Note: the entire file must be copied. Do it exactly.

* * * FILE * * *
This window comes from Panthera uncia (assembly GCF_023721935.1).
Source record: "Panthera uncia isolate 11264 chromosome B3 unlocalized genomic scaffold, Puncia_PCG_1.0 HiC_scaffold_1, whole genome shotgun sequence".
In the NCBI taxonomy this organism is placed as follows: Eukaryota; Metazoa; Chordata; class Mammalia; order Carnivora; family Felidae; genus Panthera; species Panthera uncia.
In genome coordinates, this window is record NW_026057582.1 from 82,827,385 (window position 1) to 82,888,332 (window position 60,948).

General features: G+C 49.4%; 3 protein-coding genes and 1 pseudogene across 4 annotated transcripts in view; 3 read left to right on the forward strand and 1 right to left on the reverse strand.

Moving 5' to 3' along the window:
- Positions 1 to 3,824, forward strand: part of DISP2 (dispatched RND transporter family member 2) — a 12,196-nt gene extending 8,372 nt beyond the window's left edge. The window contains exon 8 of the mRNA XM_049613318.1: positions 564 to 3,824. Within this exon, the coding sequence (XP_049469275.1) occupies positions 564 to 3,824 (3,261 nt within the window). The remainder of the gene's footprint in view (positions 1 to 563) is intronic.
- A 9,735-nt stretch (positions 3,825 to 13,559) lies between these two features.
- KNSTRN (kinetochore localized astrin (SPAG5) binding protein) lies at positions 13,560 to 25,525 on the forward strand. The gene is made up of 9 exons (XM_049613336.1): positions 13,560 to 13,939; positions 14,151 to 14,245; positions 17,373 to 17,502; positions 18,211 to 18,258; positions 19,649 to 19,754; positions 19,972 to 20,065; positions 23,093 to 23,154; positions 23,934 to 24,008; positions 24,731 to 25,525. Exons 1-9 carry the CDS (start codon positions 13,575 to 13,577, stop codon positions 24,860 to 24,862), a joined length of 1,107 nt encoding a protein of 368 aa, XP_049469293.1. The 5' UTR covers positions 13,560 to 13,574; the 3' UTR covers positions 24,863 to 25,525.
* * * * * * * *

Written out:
This window comes from Panthera uncia (assembly GCF_023721935.1).
Source record: "Panthera uncia isolate 11264 chromosome B3 unlocalized genomic scaffold, Puncia_PCG_1.0 HiC_scaffold_1, whole genome shotgun sequence".
In the NCBI taxonomy this organism is placed as follows: Eukaryota; Metazoa; Chordata; class Mammalia; order Carnivora; family Felidae; genus Panthera; species Panthera uncia.
In genome coordinates, this window is record NW_026057582.1 from 82,827,385 (window position 1) to 82,888,332 (window position 60,948).

General features: G+C 49.4%; 3 protein-coding genes and 1 pseudogene across 4 annotated transcripts in view; 3 read left to right on the forward strand and 1 right to left on the reverse strand.

Moving 5' to 3' along the window:
- Positions 1 to 3,824, forward strand: part of DISP2 (dispatched RND transporter family member 2) — a 12,196-nt gene extending 8,372 nt beyond the window's left edge. The window contains exon 8 of the mRNA XM_049613318.1: positions 564 to 3,824. Within this exon, the coding sequence (XP_049469275.1) occupies positions 564 to 3,824 (3,261 nt within the window). The remainder of the gene's footprint in view (positions 1 to 563) is intronic.
- A 9,735-nt stretch (positions 3,825 to 13,559) lies between these two features.
- KNSTRN (kinetochore localized astrin (SPAG5) binding protein) lies at positions 13,560 to 25,525 on the forward strand. The gene is made up of 9 exons (XM_049613336.1): positions 13,560 to 13,939; positions 14,151 to 14,245; positions 17,373 to 17,502; positions 18,211 to 18,258; positions 19,649 to 19,754; positions 19,972 to 20,065; positions 23,093 to 23,154; positions 23,934 to 24,008; positions 24,731 to 25,525. Exons 1-9 carry the CDS (start codon positions 13,575 to 13,577, stop codon positions 24,860 to 24,862), a joined length of 1,107 nt encoding a protein of 368 aa, XP_049469293.1. The 5' UTR covers positions 13,560 to 13,574; the 3' UTR covers positions 24,863 to 25,525.